James carries the lawn chairs. I follow behind with Prima, a sweet calico who claimed us not long after we buried our last elderly cat. Behind a low cedar-post fence, we unfold our chairs and plop down. Prima chooses a lap and nestles into a comfortable position.
Overhead, cedar waxwings fly across the open sky followed by some black-bellied whistling-ducks and a lone white-winged dove. With our feet propped up on the fence, we breathe in the evening air and gaze at what we call the Meadow, our adjoining vacant lot turned nature preserve.
Our evening “sits” in the Meadow go back more than a decade. Through the years, we’ve observed change, loss and rejuvenation. One spring, prairie verbena laid a purple carpet across the property. That show has yet to be repeated. Another year, stiff greenthreads bloomed in golden profusion—until coreopsis leaf beetles decimated their foliage. And we still talk about the Malta starthistle that grew in thick clumps along the street—then I learned we were hosting a nasty invasive. Garbage bags later, we finally eradicated the species. Gray vervain, fleabane, silverleaf nightshade and other natives grow there now.
This evening, we admire the abundant bluebonnets that grace our corner lot. Sulphurs, honeybees and an occasional white-lined sphinx moth flit among the blue flower heads. From our chairs, we wave at a couple walking their dog. Chat with a father who has brought his toddler son to see the wildflowers. Holler greetings at a nearby neighbor who tells us how much she loves her view of the Meadow.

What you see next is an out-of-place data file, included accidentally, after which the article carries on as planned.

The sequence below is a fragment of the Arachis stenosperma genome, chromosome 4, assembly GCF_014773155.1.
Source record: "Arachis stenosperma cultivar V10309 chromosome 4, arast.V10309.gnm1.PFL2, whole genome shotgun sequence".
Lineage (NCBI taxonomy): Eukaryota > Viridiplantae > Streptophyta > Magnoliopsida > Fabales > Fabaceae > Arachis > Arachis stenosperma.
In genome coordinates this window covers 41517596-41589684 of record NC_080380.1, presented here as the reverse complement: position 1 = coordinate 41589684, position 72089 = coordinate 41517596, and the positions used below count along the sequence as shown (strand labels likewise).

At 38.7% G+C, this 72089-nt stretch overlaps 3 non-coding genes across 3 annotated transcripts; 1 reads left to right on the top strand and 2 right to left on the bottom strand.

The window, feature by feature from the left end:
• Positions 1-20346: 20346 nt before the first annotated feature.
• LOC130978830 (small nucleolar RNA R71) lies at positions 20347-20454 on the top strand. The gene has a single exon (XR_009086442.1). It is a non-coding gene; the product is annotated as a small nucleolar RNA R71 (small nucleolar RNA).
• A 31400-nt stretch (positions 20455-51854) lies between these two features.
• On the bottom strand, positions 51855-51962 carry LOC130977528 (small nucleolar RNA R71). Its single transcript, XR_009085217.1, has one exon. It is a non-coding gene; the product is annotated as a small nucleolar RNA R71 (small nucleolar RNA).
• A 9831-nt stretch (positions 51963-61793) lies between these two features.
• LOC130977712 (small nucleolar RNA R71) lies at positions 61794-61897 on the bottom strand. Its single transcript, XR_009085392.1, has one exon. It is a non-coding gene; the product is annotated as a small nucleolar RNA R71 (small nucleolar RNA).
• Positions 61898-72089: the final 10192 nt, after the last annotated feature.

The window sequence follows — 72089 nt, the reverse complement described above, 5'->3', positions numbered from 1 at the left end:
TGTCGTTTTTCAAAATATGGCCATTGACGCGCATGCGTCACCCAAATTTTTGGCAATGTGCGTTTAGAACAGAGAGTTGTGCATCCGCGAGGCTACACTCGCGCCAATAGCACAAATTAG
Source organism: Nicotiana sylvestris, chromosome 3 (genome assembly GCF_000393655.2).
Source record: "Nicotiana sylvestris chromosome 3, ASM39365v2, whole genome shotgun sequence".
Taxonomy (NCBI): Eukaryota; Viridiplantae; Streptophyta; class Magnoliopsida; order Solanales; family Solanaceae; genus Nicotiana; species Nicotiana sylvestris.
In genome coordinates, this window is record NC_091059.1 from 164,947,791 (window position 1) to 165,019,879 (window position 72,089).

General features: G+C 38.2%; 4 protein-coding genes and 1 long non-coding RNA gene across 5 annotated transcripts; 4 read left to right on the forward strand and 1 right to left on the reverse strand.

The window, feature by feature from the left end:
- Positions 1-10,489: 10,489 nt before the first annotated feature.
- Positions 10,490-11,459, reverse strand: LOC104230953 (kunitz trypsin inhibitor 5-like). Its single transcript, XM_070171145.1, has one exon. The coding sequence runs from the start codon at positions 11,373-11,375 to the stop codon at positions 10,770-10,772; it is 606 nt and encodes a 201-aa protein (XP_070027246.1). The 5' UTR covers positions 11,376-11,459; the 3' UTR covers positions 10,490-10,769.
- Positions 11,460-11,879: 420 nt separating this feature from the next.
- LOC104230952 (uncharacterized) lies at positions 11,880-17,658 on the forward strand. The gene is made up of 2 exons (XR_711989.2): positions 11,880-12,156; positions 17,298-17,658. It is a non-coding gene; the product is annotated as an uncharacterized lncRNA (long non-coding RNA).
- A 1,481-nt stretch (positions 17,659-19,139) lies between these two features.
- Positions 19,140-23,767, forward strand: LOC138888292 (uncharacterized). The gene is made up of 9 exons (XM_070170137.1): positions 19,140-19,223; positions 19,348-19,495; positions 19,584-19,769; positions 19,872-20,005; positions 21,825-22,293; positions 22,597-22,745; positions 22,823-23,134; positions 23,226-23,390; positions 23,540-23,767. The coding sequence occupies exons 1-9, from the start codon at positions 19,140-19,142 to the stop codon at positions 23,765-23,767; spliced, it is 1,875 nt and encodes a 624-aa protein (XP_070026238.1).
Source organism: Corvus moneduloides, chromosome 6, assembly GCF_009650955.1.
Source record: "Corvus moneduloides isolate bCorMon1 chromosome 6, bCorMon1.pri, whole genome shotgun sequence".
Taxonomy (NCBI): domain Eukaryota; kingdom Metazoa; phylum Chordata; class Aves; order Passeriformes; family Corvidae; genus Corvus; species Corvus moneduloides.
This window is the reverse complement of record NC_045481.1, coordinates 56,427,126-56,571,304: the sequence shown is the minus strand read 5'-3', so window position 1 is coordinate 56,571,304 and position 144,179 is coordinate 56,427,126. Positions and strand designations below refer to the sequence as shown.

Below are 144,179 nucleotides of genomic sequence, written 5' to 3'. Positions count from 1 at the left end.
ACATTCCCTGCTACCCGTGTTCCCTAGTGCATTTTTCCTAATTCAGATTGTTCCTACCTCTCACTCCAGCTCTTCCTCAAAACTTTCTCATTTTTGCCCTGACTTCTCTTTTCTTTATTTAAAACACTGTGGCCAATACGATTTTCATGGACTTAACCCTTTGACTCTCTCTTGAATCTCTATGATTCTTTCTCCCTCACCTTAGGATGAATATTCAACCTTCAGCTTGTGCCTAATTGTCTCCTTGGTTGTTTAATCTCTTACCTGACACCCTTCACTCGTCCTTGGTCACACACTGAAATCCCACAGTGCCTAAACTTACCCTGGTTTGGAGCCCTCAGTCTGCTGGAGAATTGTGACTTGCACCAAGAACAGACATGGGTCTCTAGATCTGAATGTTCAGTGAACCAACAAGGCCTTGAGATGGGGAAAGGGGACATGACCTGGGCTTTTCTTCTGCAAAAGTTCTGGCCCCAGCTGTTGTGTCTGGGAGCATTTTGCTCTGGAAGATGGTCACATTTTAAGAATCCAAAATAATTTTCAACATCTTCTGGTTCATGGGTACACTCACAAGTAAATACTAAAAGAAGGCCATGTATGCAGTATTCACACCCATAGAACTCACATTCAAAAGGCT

It could be just another evening in our neighborhood. Only it’s not. Because a global pandemic keeps us apart. We must social distance and share air hugs.
Prima yawns and jumps down to nibble grass. James tracks a miniscule jet across the darkening sky. I lean over to watch a wolf spider scuttle through the grass. Virus or no virus, our sits in the Meadow keep us grounded and grateful. Our time there reminds us that we, too, as human beings, will always experience change, loss and rejuvenation. Like our vacant lot turned nature preserve, we will adapt and move on. That’s the cycle of life.
Sheryl Smith-Rodgers, a member of Pedernales EC, lives in Blanco.